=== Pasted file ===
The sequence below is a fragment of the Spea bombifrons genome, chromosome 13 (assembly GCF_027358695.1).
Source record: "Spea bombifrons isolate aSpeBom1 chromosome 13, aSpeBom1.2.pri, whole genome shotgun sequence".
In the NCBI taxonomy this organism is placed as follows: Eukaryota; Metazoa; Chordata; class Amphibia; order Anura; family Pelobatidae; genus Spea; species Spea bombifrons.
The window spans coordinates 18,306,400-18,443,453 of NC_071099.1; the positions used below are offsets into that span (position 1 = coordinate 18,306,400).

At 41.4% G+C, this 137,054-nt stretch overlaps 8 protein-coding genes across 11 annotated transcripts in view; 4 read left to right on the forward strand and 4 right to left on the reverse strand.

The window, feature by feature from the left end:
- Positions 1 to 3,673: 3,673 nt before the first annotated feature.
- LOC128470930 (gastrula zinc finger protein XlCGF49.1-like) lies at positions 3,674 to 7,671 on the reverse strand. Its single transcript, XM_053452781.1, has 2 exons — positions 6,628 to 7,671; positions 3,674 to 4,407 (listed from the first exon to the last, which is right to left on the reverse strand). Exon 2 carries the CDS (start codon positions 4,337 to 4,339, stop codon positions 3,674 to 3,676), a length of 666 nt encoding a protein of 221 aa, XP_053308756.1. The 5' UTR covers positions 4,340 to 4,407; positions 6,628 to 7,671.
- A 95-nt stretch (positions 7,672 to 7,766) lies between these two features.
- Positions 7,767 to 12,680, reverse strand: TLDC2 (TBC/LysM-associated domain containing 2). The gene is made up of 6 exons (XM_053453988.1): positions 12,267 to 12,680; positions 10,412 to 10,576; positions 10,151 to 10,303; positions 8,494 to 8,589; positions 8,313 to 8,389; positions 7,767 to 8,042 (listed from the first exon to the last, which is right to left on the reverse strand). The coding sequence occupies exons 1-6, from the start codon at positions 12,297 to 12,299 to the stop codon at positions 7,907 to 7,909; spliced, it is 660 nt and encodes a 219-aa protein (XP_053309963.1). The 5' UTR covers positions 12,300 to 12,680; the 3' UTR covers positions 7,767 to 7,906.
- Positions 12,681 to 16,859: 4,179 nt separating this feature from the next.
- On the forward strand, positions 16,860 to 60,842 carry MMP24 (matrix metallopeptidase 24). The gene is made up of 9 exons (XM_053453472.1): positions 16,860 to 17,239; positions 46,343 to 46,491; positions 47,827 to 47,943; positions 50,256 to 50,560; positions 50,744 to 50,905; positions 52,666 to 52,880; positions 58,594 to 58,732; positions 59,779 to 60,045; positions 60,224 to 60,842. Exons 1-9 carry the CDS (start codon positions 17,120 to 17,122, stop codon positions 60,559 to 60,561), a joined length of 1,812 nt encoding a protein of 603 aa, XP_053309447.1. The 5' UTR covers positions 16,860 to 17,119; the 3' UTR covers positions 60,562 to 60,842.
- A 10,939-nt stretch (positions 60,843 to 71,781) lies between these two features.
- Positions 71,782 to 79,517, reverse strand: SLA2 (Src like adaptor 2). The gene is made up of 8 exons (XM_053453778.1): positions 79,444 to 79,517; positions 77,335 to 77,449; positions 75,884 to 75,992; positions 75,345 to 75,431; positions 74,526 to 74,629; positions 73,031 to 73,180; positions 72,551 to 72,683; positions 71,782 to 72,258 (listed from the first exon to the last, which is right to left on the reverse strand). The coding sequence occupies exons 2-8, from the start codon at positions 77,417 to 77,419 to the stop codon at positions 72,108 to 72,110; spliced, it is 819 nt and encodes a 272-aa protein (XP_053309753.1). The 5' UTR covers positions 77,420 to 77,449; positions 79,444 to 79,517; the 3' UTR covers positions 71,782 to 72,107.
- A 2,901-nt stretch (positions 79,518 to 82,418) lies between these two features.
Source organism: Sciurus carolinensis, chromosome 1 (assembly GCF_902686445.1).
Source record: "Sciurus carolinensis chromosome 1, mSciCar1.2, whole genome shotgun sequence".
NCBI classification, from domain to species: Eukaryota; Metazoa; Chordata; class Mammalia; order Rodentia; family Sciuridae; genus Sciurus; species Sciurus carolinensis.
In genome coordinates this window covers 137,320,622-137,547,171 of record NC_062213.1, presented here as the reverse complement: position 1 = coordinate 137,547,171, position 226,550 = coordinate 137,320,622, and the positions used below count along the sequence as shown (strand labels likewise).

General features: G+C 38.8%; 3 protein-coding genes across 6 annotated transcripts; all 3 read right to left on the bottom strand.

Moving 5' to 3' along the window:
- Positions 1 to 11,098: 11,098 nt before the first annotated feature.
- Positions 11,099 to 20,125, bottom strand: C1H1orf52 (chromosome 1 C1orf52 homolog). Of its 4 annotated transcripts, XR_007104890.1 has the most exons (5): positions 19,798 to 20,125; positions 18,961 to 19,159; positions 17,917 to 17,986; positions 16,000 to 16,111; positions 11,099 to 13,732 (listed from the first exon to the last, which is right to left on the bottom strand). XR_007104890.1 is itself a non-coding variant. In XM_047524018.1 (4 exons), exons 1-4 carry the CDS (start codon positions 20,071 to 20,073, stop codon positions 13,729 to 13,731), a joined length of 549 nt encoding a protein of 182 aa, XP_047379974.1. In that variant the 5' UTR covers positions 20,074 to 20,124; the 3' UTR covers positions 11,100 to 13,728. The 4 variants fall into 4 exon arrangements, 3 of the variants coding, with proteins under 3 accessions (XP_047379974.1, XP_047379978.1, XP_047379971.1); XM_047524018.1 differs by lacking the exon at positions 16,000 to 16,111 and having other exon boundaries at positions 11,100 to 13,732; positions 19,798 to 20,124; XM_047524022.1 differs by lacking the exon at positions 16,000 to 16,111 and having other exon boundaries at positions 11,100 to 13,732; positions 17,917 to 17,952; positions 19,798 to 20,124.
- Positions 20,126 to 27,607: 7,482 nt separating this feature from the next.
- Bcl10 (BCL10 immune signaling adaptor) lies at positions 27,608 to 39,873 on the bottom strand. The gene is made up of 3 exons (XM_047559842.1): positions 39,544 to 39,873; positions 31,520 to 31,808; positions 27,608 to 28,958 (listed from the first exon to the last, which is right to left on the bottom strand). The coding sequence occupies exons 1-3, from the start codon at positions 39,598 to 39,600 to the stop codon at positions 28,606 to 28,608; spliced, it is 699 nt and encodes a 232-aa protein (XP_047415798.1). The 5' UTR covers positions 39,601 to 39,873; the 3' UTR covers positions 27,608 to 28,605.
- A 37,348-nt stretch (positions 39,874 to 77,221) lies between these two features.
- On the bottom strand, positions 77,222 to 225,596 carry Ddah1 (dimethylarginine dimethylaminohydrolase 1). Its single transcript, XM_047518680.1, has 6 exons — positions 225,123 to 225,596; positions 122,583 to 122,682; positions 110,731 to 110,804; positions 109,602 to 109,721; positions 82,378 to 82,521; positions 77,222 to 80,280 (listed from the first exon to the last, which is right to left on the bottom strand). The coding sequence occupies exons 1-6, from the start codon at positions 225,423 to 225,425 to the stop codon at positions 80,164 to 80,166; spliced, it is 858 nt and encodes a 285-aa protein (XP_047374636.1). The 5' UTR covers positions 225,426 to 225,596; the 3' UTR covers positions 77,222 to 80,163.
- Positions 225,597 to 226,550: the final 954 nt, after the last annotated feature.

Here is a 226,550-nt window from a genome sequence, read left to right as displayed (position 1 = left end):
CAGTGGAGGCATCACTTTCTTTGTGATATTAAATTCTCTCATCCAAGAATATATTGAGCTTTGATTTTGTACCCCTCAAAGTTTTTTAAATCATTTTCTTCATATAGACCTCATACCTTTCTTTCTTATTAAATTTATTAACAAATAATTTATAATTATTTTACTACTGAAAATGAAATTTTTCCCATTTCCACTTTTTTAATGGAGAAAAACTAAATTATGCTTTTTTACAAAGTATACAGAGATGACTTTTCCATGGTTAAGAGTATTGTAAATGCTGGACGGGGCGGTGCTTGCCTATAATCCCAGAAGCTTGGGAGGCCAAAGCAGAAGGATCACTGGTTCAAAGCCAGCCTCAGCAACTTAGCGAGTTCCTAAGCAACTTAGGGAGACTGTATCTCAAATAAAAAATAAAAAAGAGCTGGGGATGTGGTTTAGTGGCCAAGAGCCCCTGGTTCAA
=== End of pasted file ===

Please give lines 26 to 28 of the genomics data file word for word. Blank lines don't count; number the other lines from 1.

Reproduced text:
- A 37,348-nt stretch (positions 39,874 to 77,221) lies between these two features.
- On the bottom strand, positions 77,222 to 225,596 carry Ddah1 (dimethylarginine dimethylaminohydrolase 1). Its single transcript, XM_047518680.1, has 6 exons — positions 225,123 to 225,596; positions 122,583 to 122,682; positions 110,731 to 110,804; positions 109,602 to 109,721; positions 82,378 to 82,521; positions 77,222 to 80,280 (listed from the first exon to the last, which is right to left on the bottom strand). The coding sequence occupies exons 1-6, from the start codon at positions 225,423 to 225,425 to the stop codon at positions 80,164 to 80,166; spliced, it is 858 nt and encodes a 285-aa protein (XP_047374636.1). The 5' UTR covers positions 225,426 to 225,596; the 3' UTR covers positions 77,222 to 80,163.
- Positions 225,597 to 226,550: the final 954 nt, after the last annotated feature.